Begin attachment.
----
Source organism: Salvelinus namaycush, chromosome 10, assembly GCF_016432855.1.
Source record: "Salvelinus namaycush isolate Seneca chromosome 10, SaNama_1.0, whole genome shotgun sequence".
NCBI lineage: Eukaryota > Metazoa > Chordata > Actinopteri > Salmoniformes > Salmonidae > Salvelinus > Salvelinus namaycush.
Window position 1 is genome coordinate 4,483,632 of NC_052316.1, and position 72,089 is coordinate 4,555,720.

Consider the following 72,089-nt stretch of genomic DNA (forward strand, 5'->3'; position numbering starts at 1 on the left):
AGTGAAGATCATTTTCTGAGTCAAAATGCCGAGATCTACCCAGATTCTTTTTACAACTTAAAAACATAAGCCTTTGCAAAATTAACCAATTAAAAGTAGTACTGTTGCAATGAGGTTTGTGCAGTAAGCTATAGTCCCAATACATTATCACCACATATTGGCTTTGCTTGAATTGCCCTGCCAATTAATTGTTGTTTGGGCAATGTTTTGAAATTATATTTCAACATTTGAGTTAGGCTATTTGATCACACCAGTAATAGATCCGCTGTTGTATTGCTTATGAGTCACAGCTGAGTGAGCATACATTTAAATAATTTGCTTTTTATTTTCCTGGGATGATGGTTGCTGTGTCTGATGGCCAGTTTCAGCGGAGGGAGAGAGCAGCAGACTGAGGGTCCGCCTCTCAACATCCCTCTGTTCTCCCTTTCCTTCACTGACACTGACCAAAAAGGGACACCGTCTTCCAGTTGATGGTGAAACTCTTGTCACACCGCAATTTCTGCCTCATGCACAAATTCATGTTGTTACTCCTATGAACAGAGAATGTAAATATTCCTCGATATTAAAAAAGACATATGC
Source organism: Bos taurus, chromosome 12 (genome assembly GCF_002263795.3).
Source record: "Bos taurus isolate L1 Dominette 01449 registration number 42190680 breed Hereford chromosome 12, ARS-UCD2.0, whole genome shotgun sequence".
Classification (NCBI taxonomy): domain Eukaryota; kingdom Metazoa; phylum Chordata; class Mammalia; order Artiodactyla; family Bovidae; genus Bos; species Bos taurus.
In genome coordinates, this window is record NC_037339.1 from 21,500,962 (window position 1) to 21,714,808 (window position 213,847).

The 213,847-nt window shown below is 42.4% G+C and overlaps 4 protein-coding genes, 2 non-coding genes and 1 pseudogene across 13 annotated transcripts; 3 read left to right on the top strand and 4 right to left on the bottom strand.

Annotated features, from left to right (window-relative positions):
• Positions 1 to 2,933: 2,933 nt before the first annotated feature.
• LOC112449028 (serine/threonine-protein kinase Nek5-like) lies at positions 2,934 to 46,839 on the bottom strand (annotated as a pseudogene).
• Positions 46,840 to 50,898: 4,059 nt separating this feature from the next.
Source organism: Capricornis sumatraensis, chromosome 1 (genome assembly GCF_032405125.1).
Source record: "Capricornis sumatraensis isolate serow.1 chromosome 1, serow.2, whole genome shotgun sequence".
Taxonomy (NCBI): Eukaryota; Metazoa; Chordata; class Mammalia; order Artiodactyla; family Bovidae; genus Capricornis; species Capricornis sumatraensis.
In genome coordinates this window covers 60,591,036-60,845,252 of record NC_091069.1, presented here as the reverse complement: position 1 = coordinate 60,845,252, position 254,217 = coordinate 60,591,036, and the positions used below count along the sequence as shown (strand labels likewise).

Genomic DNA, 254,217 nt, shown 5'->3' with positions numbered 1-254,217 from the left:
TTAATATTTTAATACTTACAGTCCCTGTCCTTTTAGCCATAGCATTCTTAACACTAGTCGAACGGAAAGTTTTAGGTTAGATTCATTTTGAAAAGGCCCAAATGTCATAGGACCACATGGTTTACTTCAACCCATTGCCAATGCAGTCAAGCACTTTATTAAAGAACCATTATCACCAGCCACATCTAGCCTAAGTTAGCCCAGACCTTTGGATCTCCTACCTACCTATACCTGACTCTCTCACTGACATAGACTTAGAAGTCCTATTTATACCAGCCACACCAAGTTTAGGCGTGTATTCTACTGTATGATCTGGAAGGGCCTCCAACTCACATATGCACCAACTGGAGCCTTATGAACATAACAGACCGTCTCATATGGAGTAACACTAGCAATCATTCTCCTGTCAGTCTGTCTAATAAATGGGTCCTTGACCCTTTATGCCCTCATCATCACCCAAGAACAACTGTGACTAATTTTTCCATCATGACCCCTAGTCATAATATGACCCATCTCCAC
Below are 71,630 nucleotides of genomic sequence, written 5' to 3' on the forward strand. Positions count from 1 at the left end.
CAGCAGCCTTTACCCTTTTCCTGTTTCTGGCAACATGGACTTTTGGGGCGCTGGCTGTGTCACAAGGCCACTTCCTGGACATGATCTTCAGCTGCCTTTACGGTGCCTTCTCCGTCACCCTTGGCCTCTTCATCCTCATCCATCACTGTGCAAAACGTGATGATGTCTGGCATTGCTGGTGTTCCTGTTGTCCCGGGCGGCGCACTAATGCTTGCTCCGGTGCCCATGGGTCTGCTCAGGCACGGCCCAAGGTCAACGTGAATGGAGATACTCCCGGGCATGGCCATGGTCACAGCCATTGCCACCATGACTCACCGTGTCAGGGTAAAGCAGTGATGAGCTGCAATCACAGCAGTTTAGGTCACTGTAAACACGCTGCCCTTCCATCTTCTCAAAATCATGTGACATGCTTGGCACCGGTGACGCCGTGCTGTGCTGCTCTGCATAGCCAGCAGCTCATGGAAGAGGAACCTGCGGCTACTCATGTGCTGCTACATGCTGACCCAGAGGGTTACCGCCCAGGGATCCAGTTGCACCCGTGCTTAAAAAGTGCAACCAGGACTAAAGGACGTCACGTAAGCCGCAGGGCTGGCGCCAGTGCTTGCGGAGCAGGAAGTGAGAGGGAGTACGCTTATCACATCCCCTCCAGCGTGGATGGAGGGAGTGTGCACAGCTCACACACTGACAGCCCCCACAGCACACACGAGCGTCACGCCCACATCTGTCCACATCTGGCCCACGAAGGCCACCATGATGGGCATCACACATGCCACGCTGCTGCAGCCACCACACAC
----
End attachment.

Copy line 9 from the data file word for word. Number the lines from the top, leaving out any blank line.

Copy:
Classification (NCBI taxonomy): domain Eukaryota; kingdom Metazoa; phylum Chordata; class Mammalia; order Artiodactyla; family Bovidae; genus Bos; species Bos taurus.